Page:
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A COVID-19 outbreak at a British Columbia mink farm likely spread from eight workers to some of the animals, says the province's chief veterinarian.

Test results from five mink samples taken from a farm in Fraser Valley have come back positive for the virus that causes COVID-19 in humans, Rayna Gunvaldsen said Wednesday.

The animal samples were gathered after workers at the farm, which has about 15,000 mink, tested positive for COVID-19 recently, she said.

Gunvaldsen said the farm was placed under quarantine, prohibiting the movement of animals and materials from the property. The quarantine order was made to prevent the spread of the virus, she said.

She wouldn't say if the animals would be culled.

Gunvaldsen said it's likely the workers infected the mink with the virus.

"Because the mink are isolated on the property and given that there was an outbreak in the workers on the farm and the close contact that they would have with the mink in order to care for them, it's almost certain that the workers would have transmitted the virus to the mink," she said in an interview.

B.C. has 10 mink farms, all located in the Lower Mainland, said Gunvaldsen.

The Ministry of Agriculture said Wednesday in a news release the COVID-19 results for the mink were expected, "considering the interaction between infected workers and mink on the farm."

A COVID-19 outbreak at a British Columbia mink farm likely spread from eight workers to some of the animals, says the province's chief veterinarian. #Minks #Covid19 #BC

Testing was underway to determine genome sequencing and the strain of the virus at the farm, the ministry said.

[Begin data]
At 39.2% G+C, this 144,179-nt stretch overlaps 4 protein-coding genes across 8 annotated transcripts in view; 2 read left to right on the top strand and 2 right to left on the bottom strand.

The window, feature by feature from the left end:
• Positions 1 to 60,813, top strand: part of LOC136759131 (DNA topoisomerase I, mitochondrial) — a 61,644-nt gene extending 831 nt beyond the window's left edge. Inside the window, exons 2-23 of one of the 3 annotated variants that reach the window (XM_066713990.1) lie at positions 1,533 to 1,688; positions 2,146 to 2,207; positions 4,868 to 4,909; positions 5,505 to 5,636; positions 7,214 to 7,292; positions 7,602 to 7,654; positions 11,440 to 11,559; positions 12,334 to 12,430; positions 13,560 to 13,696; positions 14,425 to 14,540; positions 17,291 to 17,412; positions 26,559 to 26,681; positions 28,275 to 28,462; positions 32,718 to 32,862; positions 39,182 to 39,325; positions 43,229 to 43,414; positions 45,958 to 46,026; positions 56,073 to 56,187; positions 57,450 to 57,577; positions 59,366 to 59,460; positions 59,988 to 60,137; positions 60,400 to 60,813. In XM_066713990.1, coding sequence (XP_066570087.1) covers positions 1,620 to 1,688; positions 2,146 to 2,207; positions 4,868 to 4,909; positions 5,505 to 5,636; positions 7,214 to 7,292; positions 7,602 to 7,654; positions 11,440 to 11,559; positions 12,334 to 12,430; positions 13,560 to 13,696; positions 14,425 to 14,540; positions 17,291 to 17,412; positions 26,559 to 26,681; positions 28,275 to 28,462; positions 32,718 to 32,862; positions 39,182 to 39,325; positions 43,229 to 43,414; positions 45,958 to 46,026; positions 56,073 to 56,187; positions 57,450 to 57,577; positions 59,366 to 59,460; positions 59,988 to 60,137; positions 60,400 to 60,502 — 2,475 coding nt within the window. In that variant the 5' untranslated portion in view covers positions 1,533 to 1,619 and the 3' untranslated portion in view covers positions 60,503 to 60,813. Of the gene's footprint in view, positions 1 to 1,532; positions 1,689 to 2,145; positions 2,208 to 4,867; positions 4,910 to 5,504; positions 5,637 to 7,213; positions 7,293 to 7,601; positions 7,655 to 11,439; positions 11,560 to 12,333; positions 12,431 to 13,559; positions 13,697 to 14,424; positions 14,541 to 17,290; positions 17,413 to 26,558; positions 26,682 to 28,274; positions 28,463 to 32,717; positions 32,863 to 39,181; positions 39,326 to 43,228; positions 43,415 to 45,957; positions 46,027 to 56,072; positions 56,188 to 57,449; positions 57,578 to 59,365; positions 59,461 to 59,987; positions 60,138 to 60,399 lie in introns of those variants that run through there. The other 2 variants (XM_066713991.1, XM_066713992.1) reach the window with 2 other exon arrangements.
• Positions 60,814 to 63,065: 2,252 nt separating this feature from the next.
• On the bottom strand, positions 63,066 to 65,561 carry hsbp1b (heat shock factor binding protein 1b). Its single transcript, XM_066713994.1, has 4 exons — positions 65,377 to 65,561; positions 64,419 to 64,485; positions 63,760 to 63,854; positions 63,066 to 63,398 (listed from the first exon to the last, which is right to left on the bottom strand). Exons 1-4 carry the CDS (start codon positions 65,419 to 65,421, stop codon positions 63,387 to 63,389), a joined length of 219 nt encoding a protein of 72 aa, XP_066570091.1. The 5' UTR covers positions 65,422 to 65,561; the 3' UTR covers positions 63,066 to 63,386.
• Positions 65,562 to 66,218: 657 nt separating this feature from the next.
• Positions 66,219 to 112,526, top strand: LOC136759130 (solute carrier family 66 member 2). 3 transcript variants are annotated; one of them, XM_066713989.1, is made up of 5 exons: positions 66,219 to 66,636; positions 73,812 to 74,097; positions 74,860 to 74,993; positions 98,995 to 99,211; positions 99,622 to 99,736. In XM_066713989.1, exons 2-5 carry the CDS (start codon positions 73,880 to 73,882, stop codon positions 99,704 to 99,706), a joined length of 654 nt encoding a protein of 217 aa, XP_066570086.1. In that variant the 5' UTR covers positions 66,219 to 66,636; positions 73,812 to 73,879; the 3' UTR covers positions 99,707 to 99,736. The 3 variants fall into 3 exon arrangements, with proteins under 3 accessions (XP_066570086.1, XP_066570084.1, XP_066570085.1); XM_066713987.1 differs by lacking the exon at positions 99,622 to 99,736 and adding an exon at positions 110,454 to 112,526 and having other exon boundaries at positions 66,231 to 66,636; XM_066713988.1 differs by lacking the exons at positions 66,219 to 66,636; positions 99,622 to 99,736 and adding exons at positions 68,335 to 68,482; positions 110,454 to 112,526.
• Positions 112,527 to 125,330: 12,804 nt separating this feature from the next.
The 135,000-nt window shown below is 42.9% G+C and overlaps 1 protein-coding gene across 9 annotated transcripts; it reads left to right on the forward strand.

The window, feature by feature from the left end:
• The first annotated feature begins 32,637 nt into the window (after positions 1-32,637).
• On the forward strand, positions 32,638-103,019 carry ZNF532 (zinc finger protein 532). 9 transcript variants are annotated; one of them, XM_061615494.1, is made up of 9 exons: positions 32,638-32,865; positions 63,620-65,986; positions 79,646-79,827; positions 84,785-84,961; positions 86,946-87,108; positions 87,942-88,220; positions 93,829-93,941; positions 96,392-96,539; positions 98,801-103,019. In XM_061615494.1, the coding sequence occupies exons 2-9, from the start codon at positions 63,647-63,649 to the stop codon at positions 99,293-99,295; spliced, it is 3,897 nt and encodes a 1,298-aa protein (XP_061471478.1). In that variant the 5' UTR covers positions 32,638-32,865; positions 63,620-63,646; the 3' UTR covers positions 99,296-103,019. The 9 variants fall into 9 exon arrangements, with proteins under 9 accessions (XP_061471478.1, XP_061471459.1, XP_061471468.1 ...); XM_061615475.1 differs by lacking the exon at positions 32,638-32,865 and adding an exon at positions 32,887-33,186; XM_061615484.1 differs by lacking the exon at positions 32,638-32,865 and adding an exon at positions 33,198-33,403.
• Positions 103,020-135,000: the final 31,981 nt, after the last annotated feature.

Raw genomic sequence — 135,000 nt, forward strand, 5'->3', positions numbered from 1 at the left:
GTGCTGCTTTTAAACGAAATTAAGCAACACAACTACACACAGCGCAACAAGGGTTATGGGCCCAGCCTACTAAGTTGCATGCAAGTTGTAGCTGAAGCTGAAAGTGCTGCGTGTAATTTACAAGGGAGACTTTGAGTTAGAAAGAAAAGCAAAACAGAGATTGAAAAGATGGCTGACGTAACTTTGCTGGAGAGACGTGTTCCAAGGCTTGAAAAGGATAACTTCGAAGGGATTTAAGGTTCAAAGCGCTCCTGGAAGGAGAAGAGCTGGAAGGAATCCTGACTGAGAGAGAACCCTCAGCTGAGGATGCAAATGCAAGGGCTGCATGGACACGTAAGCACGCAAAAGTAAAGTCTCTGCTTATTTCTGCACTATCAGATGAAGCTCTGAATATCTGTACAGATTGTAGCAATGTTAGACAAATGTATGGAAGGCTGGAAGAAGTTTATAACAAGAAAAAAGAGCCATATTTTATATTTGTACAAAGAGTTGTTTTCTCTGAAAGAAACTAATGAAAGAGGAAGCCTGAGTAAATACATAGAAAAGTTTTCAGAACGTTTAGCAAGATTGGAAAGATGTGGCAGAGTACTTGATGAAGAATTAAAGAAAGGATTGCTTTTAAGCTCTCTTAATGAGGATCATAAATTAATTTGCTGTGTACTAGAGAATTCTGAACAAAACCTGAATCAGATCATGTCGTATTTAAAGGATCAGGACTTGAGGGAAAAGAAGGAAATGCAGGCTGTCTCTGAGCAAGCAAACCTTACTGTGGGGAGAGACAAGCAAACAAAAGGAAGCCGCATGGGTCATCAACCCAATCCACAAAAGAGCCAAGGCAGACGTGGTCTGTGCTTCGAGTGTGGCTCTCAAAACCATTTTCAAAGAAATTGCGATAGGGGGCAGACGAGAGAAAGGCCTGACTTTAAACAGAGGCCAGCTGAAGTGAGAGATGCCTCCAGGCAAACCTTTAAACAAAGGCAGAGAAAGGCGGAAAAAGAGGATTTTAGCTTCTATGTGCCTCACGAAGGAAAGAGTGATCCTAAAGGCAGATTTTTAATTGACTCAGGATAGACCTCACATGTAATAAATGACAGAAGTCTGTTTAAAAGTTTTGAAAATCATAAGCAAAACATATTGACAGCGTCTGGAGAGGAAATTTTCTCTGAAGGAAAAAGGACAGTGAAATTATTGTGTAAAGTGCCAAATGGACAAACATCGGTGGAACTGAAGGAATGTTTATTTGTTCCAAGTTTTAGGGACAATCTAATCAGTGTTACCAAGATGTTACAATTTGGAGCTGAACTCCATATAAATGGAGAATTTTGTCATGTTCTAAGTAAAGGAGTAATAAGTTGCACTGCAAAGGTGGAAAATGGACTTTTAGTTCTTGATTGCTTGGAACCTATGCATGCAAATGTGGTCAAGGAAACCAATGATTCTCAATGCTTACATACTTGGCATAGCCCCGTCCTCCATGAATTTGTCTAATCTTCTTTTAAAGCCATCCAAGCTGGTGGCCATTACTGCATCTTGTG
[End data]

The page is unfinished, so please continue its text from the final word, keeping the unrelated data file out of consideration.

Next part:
Provincial health officer Dr. Bonnie Henry said they are watching for the test results from the farm because researchers have been concerned about the mutation of COVID-19 at a mink farm in Denmark.

"We are doing what we call whole genome sequencing on the sequences both from the mink that have tested positive but also on the humans to see if there's been any change in the virus that might have any effect on the spike protein, and therefore potentially have effect on the vaccine," she said at a news conference.

A plan is in place to feed and care for the mink during the outbreak, which was declared on Monday when eight workers tested positive for COVID-19, the ministry statement said.

"The plan respects the conditions of the quarantine and maintains worker and mink safety," the ministry statement said. "The outbreak at this farm is not considered to pose a health risk to other mink farms."

Denmark, the world's largest supplier of mink fur, decided last month to cull all of its farmed mink, about 15 million animals.

Spain culled about 100,000 farmed mink, and in the U.S., about 10,000 mink in Utah died as the virus spread across farms.

The World Health Organization said in a statement on Dec. 3 that the decision to cull mink in Denmark was made following information that revealed it wasn't possible to stop the spread of infection from farm to farm, or from animals to humans.

"Mink are acting like a reservoir and contributing to the ongoing transmission in Denmark," the WHO said.

Mink farming in Denmark has now been banned until the end of December 2021.

The B.C. farm was inspected by the chief veterinarian and ministry staff as part of a routine inspection process in September and was found to comply with all animal welfare and biosecurity standards, the ministry statement says.

The ministry said samples were submitted to the Canadian Food Inspection Agency's National Centre for Foreign Animal Disease in Winnipeg and the World Organisation for Animal Health has been notified.

— By Dirk Meissner in Victoria.

This report by The Canadian Press was first published Dec. 9, 2020